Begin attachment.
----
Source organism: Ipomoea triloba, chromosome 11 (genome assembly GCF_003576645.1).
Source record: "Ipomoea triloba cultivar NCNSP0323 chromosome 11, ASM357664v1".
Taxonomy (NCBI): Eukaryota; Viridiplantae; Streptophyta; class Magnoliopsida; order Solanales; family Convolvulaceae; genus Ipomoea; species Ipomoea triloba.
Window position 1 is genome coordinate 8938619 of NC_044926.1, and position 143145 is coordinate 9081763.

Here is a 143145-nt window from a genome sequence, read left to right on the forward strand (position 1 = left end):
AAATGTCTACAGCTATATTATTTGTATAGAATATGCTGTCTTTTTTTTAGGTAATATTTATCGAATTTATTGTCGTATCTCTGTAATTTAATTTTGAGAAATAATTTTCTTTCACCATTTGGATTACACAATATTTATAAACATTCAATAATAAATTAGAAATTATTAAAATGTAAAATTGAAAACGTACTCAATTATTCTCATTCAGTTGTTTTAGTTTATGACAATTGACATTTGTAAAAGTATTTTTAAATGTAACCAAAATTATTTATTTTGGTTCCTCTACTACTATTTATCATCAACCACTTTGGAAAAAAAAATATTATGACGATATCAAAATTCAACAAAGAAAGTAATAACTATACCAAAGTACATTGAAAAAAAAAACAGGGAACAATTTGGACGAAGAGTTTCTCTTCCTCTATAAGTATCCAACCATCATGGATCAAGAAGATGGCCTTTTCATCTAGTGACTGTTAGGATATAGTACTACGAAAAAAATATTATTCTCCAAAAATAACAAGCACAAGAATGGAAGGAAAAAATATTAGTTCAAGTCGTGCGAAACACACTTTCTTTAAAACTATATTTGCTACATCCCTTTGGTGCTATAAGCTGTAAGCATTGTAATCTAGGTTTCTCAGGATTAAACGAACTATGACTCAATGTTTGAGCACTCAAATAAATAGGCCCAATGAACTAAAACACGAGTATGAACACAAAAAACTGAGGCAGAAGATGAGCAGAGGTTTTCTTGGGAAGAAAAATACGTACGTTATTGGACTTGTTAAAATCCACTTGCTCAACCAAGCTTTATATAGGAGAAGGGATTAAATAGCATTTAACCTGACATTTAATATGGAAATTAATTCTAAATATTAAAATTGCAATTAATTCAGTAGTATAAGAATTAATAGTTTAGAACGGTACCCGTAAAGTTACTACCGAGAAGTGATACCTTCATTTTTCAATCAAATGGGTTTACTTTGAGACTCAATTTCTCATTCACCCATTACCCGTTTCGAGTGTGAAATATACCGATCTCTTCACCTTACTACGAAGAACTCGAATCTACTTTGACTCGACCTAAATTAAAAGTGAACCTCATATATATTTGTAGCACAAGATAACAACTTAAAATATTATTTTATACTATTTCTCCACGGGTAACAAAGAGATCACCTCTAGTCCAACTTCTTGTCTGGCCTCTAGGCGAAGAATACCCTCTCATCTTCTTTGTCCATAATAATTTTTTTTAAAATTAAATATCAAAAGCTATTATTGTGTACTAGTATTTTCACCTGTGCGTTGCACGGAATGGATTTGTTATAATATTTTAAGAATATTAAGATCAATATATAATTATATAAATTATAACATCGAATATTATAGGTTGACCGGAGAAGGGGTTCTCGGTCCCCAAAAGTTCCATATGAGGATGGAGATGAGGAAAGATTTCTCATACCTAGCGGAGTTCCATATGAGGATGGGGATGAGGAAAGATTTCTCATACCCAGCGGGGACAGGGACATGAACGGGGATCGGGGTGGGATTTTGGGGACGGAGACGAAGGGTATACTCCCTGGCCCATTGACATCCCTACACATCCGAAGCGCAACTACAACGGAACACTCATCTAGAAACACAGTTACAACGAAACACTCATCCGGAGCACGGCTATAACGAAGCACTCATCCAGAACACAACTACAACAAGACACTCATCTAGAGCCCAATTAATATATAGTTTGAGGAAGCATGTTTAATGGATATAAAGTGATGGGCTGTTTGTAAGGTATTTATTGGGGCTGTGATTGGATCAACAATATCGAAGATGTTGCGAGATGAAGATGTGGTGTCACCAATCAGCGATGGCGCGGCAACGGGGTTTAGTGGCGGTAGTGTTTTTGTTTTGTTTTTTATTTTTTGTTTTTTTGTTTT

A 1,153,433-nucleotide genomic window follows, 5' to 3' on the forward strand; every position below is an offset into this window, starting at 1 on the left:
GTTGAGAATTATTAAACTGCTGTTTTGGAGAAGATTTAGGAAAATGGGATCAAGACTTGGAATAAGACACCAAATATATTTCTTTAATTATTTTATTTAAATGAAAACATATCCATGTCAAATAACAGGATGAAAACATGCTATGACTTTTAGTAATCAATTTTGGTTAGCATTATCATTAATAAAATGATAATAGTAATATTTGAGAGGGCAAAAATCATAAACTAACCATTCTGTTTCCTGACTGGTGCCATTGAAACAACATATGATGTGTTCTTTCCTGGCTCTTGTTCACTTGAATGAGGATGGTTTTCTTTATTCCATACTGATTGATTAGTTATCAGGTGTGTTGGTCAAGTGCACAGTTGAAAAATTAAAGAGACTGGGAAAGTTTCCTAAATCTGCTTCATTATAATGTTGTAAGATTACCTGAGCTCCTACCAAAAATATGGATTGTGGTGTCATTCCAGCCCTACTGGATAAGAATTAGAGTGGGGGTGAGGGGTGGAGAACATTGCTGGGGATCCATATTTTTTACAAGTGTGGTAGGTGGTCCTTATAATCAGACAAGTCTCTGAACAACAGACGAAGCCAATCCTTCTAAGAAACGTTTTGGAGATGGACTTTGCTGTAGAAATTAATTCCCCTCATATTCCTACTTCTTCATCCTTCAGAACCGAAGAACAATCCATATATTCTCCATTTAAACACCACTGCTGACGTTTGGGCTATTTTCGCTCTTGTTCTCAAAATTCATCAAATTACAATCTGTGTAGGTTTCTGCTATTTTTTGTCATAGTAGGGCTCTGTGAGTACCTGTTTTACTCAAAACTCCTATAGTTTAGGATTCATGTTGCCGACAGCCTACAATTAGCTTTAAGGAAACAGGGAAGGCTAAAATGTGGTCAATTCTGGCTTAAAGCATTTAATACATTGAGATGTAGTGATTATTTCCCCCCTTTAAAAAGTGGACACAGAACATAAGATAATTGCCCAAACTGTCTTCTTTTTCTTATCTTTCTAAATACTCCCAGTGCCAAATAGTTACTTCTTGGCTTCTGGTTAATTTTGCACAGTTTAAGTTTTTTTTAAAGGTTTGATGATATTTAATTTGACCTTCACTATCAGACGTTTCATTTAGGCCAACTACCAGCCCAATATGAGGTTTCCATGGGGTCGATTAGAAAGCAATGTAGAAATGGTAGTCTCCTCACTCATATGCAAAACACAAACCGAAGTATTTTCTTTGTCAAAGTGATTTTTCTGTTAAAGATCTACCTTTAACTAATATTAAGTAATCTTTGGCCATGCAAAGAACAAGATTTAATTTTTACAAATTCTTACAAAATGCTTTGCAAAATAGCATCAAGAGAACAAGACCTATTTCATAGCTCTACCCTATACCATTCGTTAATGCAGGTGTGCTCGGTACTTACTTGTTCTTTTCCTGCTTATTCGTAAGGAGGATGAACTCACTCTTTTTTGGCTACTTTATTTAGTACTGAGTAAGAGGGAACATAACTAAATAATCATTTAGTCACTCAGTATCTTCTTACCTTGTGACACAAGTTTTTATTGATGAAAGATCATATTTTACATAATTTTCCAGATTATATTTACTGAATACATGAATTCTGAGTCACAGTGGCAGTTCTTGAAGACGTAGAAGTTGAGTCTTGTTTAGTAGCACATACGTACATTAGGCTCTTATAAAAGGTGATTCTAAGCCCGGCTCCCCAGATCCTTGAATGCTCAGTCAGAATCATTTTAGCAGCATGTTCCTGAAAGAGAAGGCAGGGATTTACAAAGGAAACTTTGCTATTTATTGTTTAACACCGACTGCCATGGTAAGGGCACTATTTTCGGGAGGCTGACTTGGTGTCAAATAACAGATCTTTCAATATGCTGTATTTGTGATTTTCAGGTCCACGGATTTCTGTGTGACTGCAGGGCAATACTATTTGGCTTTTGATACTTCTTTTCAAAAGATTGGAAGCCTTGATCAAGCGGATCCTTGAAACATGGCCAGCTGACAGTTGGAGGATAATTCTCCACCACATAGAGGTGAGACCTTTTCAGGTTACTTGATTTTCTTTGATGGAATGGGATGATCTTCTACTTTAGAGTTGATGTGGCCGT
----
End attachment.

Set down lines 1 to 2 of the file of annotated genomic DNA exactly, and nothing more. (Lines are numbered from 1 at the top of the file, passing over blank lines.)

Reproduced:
Source organism: Ipomoea triloba, chromosome 11 (genome assembly GCF_003576645.1).
Source record: "Ipomoea triloba cultivar NCNSP0323 chromosome 11, ASM357664v1".